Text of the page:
primer

1 of 2

noun (1)

prim·​er ˈpri-mər How to pronounce primer (audio)
 chiefly British  ˈprī-mə
1
: a small book for teaching children to read
2
: a small introductory book on a subject
3
: a short informative piece of writing

primer

2 of 2

noun (2)

prim·​er ˈprī-mər How to pronounce primer (audio)
1
: a device for priming
especially : a cap, tube, or wafer containing percussion powder or compound used to ignite an explosive charge
2
: material used in priming a surface

called also prime coat

3
: a molecule (such as a short strand of RNA or DNA) whose presence is required for formation of another molecule (such as a longer chain of DNA)

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Did you know?

Primers were once a standard part of every child's education. The first primer printed in North America, The New England Primer (ca. 1690), was typical; it contained many quotations from the Bible and many moral lessons, and the text was accompanied by numerous woodcut illustrations. We no longer use the word in early education, but it's widely used in everyday speech. Notice how primer is pronounced; don't mix it up with the kind of paint that's pronounced with a long *i *sound.

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Example Sentences

Recent Examples on the Web
Noun
Here is a primer on the history of Syria’s chemical stockpile, the effort to eliminate it and experts’ views on the new attack. Scott Shane, New York Times, 7 Apr. 2017 And Sundance Now offers a film primer in preparation for the Trump presidency. Kathryn Shattuck, New York Times, 17 Jan. 2017 And Sundance Now offers a film primer in preparation for the Trump presidency. Kathryn Shattuck, New York Times, 17 Jan. 2017 Waldman really is a nerd (in a good way), and her book is an engaging and deeply researched primer on a taboo subject and a compelling case for more research on it. Nora Krug, Washington Post, 5 Jan. 2017 Give a volunteer a smart, witty, only occasionally poky primer on the science of reading. David Kipen, New York Times, 28 Dec. 2016 (Quick primer: Shingles results from the same virus that causes chickenpox, which nearly all older Americans have had. Paula Span, New York Times, 2 Dec. 2016 Mr. Judah, a reporter for the Economist, also offers a travelogue, a primer on Ukrainian culture and an oral history of the country. Sohrab Ahmari, WSJ, 13 Oct. 2016 Lawmakers face an Oct. 31 deadline to choose a primer minister; otherwise, parliament would be dissolved and a new one elected in December. Jeannette Neumann, WSJ, 2 Oct. 2016 See More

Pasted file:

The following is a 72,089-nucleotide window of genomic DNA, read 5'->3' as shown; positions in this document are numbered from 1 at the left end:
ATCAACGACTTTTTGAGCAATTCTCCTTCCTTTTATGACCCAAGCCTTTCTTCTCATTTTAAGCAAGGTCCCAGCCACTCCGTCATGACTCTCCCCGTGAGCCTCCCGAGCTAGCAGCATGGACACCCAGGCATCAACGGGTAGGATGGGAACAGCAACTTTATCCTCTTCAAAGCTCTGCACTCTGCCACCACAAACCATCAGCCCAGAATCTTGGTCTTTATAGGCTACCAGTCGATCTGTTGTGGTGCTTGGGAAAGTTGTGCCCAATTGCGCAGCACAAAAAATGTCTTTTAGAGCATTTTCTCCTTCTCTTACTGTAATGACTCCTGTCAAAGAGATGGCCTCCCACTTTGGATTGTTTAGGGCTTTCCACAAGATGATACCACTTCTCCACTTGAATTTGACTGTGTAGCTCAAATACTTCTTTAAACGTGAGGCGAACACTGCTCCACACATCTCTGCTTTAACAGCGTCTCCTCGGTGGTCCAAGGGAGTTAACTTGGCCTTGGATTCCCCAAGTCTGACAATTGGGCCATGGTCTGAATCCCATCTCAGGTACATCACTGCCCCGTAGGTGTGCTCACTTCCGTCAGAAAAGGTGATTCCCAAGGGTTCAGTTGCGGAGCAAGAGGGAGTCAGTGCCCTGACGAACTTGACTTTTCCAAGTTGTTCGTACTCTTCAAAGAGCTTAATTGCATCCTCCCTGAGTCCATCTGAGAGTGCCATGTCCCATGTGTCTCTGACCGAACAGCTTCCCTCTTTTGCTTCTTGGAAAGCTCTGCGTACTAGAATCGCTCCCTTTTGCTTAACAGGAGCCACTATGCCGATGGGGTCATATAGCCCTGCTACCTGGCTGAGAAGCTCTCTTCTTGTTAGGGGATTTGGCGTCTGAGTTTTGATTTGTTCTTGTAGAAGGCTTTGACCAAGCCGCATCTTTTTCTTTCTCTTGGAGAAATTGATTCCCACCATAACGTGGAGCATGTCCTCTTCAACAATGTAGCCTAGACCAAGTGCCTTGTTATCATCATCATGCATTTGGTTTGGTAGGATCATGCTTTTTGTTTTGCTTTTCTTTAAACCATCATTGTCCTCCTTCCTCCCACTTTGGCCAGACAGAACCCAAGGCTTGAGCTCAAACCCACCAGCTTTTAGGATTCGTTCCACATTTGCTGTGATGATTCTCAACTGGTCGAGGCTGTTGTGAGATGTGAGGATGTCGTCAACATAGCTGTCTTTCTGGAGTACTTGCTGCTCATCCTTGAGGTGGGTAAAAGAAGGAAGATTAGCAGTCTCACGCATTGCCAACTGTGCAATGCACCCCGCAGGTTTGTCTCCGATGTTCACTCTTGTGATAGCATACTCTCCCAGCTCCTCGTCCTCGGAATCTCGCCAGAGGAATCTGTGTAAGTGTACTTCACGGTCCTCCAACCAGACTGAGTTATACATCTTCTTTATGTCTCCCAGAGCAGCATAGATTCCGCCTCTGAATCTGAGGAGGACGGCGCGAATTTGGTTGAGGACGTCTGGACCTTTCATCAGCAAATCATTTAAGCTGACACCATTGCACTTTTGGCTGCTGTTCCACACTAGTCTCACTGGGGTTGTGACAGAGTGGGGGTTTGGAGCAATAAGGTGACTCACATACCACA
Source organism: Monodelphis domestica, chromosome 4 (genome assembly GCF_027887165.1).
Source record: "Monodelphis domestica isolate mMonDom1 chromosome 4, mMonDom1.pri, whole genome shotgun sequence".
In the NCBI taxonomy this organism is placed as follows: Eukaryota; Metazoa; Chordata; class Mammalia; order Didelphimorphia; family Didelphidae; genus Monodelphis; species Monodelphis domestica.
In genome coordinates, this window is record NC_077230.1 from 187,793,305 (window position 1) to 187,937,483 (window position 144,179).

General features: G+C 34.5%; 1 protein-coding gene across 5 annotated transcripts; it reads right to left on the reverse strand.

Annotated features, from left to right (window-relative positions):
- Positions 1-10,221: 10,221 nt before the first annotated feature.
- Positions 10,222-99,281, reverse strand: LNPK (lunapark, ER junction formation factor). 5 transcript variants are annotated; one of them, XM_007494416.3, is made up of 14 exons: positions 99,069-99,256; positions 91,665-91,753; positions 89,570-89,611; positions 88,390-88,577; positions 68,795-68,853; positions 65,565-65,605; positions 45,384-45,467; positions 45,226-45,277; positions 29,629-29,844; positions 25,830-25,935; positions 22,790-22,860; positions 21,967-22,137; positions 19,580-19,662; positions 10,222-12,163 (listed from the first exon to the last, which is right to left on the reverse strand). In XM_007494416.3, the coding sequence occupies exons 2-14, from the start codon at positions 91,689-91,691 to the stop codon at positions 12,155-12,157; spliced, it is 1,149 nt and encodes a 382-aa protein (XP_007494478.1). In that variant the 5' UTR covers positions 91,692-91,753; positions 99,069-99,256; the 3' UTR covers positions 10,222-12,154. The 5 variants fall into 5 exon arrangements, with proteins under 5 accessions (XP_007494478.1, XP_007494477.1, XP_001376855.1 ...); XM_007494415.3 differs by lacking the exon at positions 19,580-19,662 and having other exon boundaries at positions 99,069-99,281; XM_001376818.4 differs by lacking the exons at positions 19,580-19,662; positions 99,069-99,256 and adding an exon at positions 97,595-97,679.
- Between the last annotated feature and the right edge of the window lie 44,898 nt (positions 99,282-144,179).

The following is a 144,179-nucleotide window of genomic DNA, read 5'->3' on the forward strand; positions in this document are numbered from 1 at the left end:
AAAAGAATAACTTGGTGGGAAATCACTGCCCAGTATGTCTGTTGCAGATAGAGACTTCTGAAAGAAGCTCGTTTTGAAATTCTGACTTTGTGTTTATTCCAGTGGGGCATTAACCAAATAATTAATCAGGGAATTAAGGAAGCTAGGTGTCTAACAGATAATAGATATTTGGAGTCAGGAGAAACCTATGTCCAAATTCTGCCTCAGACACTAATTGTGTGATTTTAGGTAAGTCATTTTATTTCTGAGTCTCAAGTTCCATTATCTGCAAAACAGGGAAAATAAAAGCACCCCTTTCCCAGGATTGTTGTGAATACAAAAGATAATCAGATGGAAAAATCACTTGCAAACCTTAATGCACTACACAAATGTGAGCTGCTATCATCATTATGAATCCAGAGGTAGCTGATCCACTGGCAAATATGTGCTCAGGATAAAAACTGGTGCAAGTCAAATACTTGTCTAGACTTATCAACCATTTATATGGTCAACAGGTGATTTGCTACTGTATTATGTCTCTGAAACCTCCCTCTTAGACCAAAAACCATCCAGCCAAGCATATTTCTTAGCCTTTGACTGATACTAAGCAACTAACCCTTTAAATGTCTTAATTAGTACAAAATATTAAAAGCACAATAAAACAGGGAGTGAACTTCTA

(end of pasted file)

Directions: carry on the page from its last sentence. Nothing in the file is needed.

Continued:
These example sentences are selected automatically from various online news sources to reflect current usage of the word 'primer.' Views expressed in the examples do not represent the opinion of Merriam-Webster or its editors. Send us feedback.

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Word History

Etymology

Noun (1)

Middle English, "layperson's prayer book," borrowed from Anglo-French, borrowed from Medieval Latin prīmārius, prīmārium, noun derivatives from masculine and neuter of prīmārius "lying at the beginning, primary entry 1"

Noun (2)

prime entry 3 + -er entry 2

First Known Use

Noun (1)

14th century, in the meaning defined at sense 1

Noun (2)

1650, in the meaning defined at sense 2

Time Traveler
The first known use of primer was in the 14th century

Dictionary Entries Near primer

Cite this Entry

“Primer.” Merriam-Webster.com Dictionary, Merriam-Webster, https://www.merriam-webster.com/dictionary/primer. Accessed 4 Oct. 2022.

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Kids Definition

primer

noun

prim·​er ˈpri-mər How to pronounce primer (audio)
1
: a small book for teaching children to read
2
: a book or other writing that introduces a subject

Medical Definition

primer

noun

prim·​er ˈprī-mər How to pronounce primer (audio)
: a molecule (as a short strand of RNA or DNA) whose presence is required for formation of another molecule (as a longer chain of DNA)

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